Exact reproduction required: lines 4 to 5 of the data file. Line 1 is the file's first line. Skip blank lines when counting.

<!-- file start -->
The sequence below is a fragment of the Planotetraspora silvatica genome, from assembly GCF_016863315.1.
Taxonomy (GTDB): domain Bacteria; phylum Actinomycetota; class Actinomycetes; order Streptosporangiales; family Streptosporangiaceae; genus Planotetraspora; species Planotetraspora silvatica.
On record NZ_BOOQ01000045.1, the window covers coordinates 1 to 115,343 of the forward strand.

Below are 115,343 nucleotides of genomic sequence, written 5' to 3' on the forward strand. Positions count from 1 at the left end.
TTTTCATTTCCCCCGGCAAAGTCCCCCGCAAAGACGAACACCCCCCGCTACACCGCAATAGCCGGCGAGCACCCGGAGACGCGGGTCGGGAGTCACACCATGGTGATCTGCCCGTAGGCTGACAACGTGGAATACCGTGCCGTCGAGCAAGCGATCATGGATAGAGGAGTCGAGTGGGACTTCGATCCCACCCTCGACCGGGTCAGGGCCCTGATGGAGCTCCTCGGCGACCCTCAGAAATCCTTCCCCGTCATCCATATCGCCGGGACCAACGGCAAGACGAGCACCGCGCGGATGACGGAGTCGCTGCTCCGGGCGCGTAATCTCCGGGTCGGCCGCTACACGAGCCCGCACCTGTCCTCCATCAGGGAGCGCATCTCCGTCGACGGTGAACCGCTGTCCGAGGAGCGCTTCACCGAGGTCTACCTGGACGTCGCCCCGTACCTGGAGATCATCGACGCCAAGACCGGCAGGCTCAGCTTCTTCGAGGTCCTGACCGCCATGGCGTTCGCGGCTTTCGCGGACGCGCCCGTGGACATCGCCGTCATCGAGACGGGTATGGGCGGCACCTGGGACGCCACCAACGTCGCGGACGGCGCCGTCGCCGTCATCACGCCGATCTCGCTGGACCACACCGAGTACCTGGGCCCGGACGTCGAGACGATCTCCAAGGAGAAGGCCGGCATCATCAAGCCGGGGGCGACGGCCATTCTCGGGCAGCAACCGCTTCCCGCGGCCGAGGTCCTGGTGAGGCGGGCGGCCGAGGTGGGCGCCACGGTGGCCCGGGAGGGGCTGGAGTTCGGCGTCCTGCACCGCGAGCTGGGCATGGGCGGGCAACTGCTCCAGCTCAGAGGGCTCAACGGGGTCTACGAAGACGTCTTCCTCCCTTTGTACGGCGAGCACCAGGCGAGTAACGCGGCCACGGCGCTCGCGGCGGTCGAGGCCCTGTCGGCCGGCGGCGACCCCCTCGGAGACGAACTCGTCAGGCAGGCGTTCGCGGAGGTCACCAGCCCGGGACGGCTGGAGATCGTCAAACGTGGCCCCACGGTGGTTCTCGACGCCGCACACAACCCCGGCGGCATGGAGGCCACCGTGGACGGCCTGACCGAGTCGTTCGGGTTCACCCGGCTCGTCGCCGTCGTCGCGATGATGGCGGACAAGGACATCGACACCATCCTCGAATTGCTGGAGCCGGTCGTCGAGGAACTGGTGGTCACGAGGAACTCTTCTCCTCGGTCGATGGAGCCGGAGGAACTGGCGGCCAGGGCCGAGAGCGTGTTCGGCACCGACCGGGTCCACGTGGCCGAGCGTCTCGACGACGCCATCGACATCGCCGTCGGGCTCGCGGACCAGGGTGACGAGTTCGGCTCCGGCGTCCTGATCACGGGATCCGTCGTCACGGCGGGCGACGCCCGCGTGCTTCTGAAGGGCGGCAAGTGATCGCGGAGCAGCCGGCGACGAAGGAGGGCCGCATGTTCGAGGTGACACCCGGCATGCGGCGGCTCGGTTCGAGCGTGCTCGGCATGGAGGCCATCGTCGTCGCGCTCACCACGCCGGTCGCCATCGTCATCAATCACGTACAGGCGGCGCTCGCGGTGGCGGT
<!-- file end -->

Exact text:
Below are 115,343 nucleotides of genomic sequence, written 5' to 3' on the forward strand. Positions count from 1 at the left end.
TTTTCATTTCCCCCGGCAAAGTCCCCCGCAAAGACGAACACCCCCCGCTACACCGCAATAGCCGGCGAGCACCCGGAGACGCGGGTCGGGAGTCACACCATGGTGATCTGCCCGTAGGCTGACAACGTGGAATACCGTGCCGTCGAGCAAGCGATCATGGATAGAGGAGTCGAGTGGGACTTCGATCCCACCCTCGACCGGGTCAGGGCCCTGATGGAGCTCCTCGGCGACCCTCAGAAATCCTTCCCCGTCATCCATATCGCCGGGACCAACGGCAAGACGAGCACCGCGCGGATGACGGAGTCGCTGCTCCGGGCGCGTAATCTCCGGGTCGGCCGCTACACGAGCCCGCACCTGTCCTCCATCAGGGAGCGCATCTCCGTCGACGGTGAACCGCTGTCCGAGGAGCGCTTCACCGAGGTCTACCTGGACGTCGCCCCGTACCTGGAGATCATCGACGCCAAGACCGGCAGGCTCAGCTTCTTCGAGGTCCTGACCGCCATGGCGTTCGCGGCTTTCGCGGACGCGCCCGTGGACATCGCCGTCATCGAGACGGGTATGGGCGGCACCTGGGACGCCACCAACGTCGCGGACGGCGCCGTCGCCGTCATCACGCCGATCTCGCTGGACCACACCGAGTACCTGGGCCCGGACGTCGAGACGATCTCCAAGGAGAAGGCCGGCATCATCAAGCCGGGGGCGACGGCCATTCTCGGGCAGCAACCGCTTCCCGCGGCCGAGGTCCTGGTGAGGCGGGCGGCCGAGGTGGGCGCCACGGTGGCCCGGGAGGGGCTGGAGTTCGGCGTCCTGCACCGCGAGCTGGGCATGGGCGGGCAACTGCTCCAGCTCAGAGGGCTCAACGGGGTCTACGAAGACGTCTTCCTCCCTTTGTACGGCGAGCACCAGGCGAGTAACGCGGCCACGGCGCTCGCGGCGGTCGAGGCCCTGTCGGCCGGCGGCGACCCCCTCGGAGACGAACTCGTCAGGCAGGCGTTCGCGGAGGTCACCAGCCCGGGACGGCTGGAGATCGTCAAACGTGGCCCCACGGTGGTTCTCGACGCCGCACACAACCCCGGCGGCATGGAGGCCACCGTGGACGGCCTGACCGAGTCGTTCGGGTTCACCCGGCTCGTCGCCGTCGTCGCGATGATGGCGGACAAGGACATCGACACCATCCTCGAATTGCTGGAGCCGGTCGTCGAGGAACTGGTGGTCACGAGGAACTCTTCTCCTCGGTCGATGGAGCCGGAGGAACTGGCGGCCAGGGCCGAGAGCGTGTTCGGCACCGACCGGGTCCACGTGGCCGAGCGTCTCGACGACGCCATCGACATCGCCGTCGGGCTCGCGGACCAGGGTGACGAGTTCGGCTCCGGCGTCCTGATCACGGGATCCGTCGTCACGGCGGGCGACGCCCGCGTGCTTCTGAAGGGCGGCAAGTGATCGCGGAGCAGCCGGCGACGAAGGAGGGCCGCATGTTCGAGGTGACACCCGGCATGCGGCGGCTCGGTTCGAGCGTGCTCGGCATGGAGGCCATCGTCGTCGCGCTCACCACGCCGGTCGCCATCGTCATCAATCACGTACAGGCGGCGCTCGCGGTGGCGGT